FILE PHOTO: The GM logo is seen in Warren, Michigan October 26, 2015. REUTERS/Rebecca Cook/File Photo
(Reuters) – General Motors Co said on Tuesday it had started producing ventilators in the volume needed to treat severely ill coronavirus patients and would deliver the first batch of the medical equipment to the U.S. government this month.
The U.S. Department of Health and Human Services (HHS) has awarded nine contracts totaling nearly $2.6 billion to produce 137,000 ventilators by the end of 2020 for the U.S. Strategic National Stockpile, including a contract to GM worth $489.4 million for 30,000 ventilators by the end of August after President Donald Trump invoked the Defense Production Act.
Other contracts announced by HHS in recent days include a $646.7 million contract to Dutch health technology company Philips and others to General Electric Co, Hill-Rom Holdings Inc, Medtronic Plc , ResMed Inc, Vyaire Medical Inc, Hamilton Medical AG and Zoll Medical Corp.
Hamilton is receiving a $552 million contract for 14,115 ventilators, while Vyaire is receiving a $407.9 million contract for 22,000 ventilators produced by June 29 and Zoll is receiving a $350.1 million contract for 18,900 ventilators, HHS said on Monday.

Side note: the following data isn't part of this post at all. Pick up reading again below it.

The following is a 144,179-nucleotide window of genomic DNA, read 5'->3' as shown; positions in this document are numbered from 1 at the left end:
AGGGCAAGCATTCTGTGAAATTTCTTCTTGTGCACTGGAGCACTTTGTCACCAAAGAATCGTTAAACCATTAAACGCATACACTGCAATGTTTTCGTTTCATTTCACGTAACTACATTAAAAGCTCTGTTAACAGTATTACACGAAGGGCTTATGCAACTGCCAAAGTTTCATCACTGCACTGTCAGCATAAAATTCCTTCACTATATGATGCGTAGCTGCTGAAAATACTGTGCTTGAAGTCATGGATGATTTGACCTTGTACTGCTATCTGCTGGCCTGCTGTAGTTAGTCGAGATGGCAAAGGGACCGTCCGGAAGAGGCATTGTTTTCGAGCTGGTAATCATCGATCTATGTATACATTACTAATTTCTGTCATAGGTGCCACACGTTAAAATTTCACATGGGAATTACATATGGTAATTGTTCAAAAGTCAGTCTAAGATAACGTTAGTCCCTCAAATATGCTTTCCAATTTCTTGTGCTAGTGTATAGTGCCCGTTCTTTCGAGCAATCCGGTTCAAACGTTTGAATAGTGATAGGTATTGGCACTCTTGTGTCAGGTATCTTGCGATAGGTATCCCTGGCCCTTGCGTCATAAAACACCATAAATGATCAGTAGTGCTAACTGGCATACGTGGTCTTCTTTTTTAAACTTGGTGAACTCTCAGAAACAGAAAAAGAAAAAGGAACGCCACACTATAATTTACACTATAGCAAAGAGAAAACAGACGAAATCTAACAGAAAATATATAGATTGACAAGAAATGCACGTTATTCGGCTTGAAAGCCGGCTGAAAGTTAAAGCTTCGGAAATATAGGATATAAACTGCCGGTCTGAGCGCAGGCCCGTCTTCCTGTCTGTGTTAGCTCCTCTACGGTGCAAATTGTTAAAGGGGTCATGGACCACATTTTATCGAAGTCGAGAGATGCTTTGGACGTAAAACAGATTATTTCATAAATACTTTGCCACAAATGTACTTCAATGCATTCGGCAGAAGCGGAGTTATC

HHS Secretary Alex Azar said in a statement the contracts “will mean we have more capacity to respond to the pandemic as it evolves.”
GM, which is working with ventilator firm Ventec Life Systems to produce the medical equipment, said it would ship more than 600 ventilators in April.
It added that it expected to fill nearly half the order by the end of June and the full order by the end of August. The ventilators will be produced at a plant in Kokomo, Indiana.
White House adviser Peter Navarro said that “as these lifesaving ventilators roll off GM’s assembly line as fast as tanks once did in an earlier World War, they will be rapidly deployed.”
GM’s shares closed flat. The stock has fallen more than 37% this year, as coronavirus-related lockdowns weigh on automobile sales.
Reporting by David Shepardson in Washington and Ankit Ajmera in Bengaluru; Editing by Aditya Soni and Peter Cooney